Oftentimes, different workers have their own set of goals— finishing a portion of a project or just keeping up with their respective schedules. Usually, for the worse, these personal goals have a way to conflict with one another. Utilizing construction scheduling software task features can help teams create shared goals and track tasks each step of the way.

Centralize Data Storage

Rework is costly— in terms of money and in time. According to a recent study, 48% of all rework is caused by miscommunication. A data-driven culture aims to decrease the chances of losing information in the shuffle. Making the change in the work culture that enables all points to connect means you’ll decrease instances of conflict, improve the team’s overall productivity, and reduce costly errors in rework.

One of the typical reasons there are communication problems between the office and the field is that neither side understands what the other party does. Including visual aids, like photos and videos in your reports and attached to a presentation can help this problem immensely. Also, getting all the contractors and subcontractors aware of the schedule of everyone working on-site can help the office personnel have a clear picture of the workings on site. The right subcontractor scheduling software can help to streamline this intensive task.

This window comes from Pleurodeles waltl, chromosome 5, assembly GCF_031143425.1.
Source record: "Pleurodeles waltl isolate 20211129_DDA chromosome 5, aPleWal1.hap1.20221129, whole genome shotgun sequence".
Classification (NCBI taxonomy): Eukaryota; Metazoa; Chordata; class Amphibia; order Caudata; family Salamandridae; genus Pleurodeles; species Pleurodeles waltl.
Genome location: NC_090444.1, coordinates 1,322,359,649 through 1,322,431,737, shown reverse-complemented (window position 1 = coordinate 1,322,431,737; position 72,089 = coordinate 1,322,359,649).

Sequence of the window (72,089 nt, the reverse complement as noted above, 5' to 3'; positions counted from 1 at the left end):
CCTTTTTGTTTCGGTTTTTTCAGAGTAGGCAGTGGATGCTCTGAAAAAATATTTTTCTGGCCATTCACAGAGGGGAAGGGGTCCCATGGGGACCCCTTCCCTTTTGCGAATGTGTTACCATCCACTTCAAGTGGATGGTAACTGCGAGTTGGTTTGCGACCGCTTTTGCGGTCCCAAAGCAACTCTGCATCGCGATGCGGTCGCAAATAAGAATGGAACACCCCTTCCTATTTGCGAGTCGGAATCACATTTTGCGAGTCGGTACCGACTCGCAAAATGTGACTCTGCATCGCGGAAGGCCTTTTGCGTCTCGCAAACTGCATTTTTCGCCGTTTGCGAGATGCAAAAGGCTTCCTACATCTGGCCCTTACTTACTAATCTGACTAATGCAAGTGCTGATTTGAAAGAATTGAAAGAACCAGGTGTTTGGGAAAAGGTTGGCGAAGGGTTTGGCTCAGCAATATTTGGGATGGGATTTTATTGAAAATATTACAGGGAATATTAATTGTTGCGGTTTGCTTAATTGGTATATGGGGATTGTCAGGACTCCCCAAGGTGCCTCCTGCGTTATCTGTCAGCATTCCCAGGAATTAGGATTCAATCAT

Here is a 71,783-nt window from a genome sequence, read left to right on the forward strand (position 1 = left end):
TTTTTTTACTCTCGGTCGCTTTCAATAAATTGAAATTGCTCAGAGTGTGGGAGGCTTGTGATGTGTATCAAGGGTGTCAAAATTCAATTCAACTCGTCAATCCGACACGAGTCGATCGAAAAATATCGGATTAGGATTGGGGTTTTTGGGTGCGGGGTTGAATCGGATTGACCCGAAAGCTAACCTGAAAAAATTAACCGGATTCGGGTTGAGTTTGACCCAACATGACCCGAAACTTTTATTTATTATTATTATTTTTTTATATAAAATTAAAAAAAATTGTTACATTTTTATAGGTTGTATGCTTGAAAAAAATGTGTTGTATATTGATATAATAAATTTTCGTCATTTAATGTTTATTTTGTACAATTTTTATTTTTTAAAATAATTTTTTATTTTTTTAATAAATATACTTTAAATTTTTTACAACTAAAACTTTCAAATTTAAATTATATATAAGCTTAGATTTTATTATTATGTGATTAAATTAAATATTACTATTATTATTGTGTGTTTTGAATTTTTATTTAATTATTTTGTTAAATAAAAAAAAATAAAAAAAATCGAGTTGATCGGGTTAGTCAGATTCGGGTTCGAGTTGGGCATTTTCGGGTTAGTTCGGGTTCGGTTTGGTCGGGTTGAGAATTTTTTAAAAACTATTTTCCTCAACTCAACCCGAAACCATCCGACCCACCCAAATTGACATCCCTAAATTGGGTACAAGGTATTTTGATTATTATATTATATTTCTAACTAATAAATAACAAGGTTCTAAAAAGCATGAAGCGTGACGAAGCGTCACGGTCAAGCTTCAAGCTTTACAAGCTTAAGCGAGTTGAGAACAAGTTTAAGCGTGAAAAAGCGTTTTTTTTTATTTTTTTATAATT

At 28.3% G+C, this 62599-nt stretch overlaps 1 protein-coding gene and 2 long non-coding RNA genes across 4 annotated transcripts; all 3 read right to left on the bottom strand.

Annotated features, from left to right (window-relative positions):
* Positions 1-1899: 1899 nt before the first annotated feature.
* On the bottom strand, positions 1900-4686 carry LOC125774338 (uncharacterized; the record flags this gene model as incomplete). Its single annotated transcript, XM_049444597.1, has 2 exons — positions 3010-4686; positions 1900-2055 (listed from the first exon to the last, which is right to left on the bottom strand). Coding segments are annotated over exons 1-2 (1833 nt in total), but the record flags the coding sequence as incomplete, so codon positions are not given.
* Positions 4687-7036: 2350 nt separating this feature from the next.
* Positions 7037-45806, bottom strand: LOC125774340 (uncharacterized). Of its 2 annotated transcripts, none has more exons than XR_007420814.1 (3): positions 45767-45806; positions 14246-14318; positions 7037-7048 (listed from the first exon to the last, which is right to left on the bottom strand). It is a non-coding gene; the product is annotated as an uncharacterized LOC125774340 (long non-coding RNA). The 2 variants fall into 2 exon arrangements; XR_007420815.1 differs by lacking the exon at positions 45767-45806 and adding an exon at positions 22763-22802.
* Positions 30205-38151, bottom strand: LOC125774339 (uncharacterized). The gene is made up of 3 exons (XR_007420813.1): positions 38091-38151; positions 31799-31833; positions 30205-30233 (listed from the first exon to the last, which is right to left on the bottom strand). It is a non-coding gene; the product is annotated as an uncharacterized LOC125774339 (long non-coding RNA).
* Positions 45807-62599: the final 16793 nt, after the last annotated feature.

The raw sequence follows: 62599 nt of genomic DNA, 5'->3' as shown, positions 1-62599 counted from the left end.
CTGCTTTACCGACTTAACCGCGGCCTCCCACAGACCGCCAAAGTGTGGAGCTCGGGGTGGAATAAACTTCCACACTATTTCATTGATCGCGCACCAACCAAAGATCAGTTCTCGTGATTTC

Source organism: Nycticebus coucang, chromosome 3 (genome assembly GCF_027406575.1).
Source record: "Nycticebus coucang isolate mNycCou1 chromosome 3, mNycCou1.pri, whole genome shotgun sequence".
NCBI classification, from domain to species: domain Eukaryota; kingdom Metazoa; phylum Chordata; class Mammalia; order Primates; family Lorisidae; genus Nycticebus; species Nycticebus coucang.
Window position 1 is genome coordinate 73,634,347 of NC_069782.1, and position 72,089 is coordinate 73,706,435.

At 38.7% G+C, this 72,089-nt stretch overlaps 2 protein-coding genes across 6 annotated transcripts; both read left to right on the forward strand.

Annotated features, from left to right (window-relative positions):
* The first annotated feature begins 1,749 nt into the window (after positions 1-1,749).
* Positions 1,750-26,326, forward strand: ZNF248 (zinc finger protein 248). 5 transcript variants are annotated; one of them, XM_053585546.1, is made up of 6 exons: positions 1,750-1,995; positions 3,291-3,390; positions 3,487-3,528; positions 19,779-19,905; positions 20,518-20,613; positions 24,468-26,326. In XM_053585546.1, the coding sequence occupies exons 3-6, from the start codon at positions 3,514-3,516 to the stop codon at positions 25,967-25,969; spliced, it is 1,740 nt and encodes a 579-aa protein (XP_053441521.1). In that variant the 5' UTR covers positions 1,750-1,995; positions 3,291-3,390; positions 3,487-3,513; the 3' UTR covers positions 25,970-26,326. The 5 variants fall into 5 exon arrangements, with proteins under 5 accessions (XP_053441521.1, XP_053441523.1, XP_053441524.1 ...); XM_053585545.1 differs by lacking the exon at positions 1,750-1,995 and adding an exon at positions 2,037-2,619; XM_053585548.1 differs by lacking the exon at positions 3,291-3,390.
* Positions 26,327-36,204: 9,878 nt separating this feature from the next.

Key Takeaway

 

While field and office communication is not the only pressing conflict that might arise in construction, it is the root cause of most misunderstandings on a project. Bridging the communication gap between the job site and the office helps alleviate many issues that can come up during the entire project duration. If you’re working with a more collaborative team, errors are minimized, and the morale is higher.

Interested in learning more about how you can improve construction project management in your business? Learn more about Pro Crew Schedule here.